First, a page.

How is liver cancer treated?

Diana Meeks
Diana Meeks on behalf of Sigma Nursing
Family Practitioner
There are several treatment options for liver cancer; however there are three main goals of treatment: to get rid of the cancer, to keep it from spreading, and to control symptoms. Possible treatment options may include surgery, radiation therapy, chemotherapy, ablation (heating, freezing, or using alcohol to eliminate cancer cells), embolization (blocking the cancer's blood supply), and targeted therapy (using drugs that stop tumor growth). Treatment is chosen based on the location, size, and number of the tumors, as well as how far the cancer has spread in your body. Oftentimes, several of the treatment options will be combined.
Dr. Jill K. Onesti, MD
Surgical Oncologist

Liver cancer is a potentially life-threatening cancer with a variety of treatments. Once you have been diagnosed with a primary liver cancer, you will meet with a team of doctors to discuss which treatment plan is best for you. This will depend on the size of the cancer, if the cancer invades major blood vessels, and how healthy you and your liver are. Therapy options include liver transplantation, surgical resection, chemotherapy or radiotherapy that is delivered through an artery in your groin, radiation, chemotherapy in the form of a pill or simply measures to keep you comfortable.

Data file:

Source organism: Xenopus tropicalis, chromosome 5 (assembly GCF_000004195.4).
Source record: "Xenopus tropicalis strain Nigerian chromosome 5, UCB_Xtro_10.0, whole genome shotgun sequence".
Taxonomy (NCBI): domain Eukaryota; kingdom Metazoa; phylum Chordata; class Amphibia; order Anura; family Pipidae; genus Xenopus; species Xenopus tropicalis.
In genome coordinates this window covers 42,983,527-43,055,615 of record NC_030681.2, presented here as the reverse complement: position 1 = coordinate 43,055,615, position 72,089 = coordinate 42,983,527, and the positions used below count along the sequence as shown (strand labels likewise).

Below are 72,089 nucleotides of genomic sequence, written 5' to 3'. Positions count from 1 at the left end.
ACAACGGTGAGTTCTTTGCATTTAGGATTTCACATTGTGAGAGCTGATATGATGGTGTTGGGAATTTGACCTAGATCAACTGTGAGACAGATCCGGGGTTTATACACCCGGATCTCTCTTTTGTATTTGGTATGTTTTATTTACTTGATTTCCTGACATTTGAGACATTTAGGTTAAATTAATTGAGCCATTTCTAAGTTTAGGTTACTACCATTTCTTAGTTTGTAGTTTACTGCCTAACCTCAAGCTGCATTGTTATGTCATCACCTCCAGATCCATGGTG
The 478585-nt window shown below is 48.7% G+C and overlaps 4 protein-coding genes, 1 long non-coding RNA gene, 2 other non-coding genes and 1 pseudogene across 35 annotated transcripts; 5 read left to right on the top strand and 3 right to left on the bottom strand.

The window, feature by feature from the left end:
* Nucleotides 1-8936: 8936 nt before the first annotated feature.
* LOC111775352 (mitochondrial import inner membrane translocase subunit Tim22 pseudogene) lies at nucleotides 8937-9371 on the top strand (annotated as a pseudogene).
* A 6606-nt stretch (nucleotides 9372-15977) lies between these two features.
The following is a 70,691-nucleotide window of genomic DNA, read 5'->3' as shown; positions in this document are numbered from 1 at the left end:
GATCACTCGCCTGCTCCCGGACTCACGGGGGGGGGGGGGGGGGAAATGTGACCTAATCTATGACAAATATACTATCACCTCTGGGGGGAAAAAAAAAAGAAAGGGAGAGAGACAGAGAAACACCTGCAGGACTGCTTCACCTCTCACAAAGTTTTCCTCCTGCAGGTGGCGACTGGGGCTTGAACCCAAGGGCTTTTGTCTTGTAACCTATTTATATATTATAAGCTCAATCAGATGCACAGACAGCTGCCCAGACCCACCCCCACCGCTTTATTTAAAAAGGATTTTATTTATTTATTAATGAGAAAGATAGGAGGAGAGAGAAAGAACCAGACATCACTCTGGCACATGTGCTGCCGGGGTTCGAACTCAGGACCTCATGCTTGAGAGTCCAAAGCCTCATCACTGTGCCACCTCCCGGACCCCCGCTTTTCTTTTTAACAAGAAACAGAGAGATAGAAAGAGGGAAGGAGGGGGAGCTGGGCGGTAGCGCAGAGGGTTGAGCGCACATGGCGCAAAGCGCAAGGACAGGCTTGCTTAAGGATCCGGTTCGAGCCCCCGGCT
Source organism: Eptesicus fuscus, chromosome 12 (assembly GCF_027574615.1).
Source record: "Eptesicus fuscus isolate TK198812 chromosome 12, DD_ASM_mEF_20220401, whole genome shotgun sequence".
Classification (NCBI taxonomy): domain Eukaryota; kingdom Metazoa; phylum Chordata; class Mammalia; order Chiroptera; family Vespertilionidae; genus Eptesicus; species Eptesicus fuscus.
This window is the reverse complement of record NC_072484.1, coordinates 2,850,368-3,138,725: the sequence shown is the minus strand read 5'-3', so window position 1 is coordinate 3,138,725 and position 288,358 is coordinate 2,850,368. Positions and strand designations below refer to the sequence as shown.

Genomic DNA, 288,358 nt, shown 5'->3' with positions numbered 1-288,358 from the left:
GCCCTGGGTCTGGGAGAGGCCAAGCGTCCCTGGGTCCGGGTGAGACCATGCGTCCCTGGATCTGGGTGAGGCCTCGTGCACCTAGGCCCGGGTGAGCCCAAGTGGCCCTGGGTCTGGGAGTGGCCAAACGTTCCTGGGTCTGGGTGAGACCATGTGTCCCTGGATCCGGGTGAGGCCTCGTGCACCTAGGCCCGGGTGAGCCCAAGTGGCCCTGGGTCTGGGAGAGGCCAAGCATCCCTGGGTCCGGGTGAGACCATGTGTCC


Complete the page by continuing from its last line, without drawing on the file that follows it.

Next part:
Liver cancer is sometimes treated with chemotherapy, or chemo for short. There are many different types of chemo and many different ways of giving it. The most common way is using a technique called chemoembolization. Other treatments are radioembolization, radiofrequency ablation (RFA), and microwave ablation.

It may be possible to treat primary liver cancer surgically. Surgery for liver cancer involves removing part of the liver or, very occasionally, the entire liver might be removed and replaced with a healthy one. Most people with primary liver cancer aren’t suitable for an operation, especially if the tumor is large or if it has spread outside the liver.

There are a number of ways to treat liver cancer. In this video, transplant surgeon Dr. Tomoaki Kato discusses the effectiveness of local or regional radiation for treating liver cancer.

Dr. Ajay K. Sahajpal, MD